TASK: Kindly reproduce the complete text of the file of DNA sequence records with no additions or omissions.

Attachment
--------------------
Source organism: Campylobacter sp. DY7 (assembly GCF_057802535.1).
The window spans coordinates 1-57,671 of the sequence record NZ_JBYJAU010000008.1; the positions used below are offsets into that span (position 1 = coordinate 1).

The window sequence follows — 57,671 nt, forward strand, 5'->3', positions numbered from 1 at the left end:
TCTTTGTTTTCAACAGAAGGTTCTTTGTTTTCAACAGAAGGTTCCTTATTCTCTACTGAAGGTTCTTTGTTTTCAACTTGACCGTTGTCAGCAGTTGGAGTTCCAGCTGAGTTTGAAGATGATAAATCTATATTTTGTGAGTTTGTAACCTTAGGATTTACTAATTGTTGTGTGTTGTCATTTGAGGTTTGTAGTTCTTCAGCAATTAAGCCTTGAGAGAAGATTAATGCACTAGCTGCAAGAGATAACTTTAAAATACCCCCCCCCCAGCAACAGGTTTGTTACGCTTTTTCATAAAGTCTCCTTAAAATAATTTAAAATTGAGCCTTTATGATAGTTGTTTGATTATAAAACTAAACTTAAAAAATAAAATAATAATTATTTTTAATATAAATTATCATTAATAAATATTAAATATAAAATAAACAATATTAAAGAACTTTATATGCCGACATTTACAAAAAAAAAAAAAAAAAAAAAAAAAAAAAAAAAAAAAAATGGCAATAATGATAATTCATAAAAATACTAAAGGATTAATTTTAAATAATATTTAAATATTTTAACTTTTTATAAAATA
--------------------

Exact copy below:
Source organism: Campylobacter sp. DY7 (assembly GCF_057802535.1).
The window spans coordinates 1-57,671 of the sequence record NZ_JBYJAU010000008.1; the positions used below are offsets into that span (position 1 = coordinate 1).

The window sequence follows — 57,671 nt, forward strand, 5'->3', positions numbered from 1 at the left end:
TCTTTGTTTTCAACAGAAGGTTCTTTGTTTTCAACAGAAGGTTCCTTATTCTCTACTGAAGGTTCTTTGTTTTCAACTTGACCGTTGTCAGCAGTTGGAGTTCCAGCTGAGTTTGAAGATGATAAATCTATATTTTGTGAGTTTGTAACCTTAGGATTTACTAATTGTTGTGTGTTGTCATTTGAGGTTTGTAGTTCTTCAGCAATTAAGCCTTGAGAGAAGATTAATGCACTAGCTGCAAGAGATAACTTTAAAATACCCCCCCCCCAGCAACAGGTTTGTTACGCTTTTTCATAAAGTCTCCTTAAAATAATTTAAAATTGAGCCTTTATGATAGTTGTTTGATTATAAAACTAAACTTAAAAAATAAAATAATAATTATTTTTAATATAAATTATCATTAATAAATATTAAATATAAAATAAACAATATTAAAGAACTTTATATGCCGACATTTACAAAAAAAAAAAAAAAAAAAAAAAAAAAAAAAAAAAAAAATGGCAATAATGATAATTCATAAAAATACTAAAGGATTAATTTTAAATAATATTTAAATATTTTAACTTTTTATAAAATA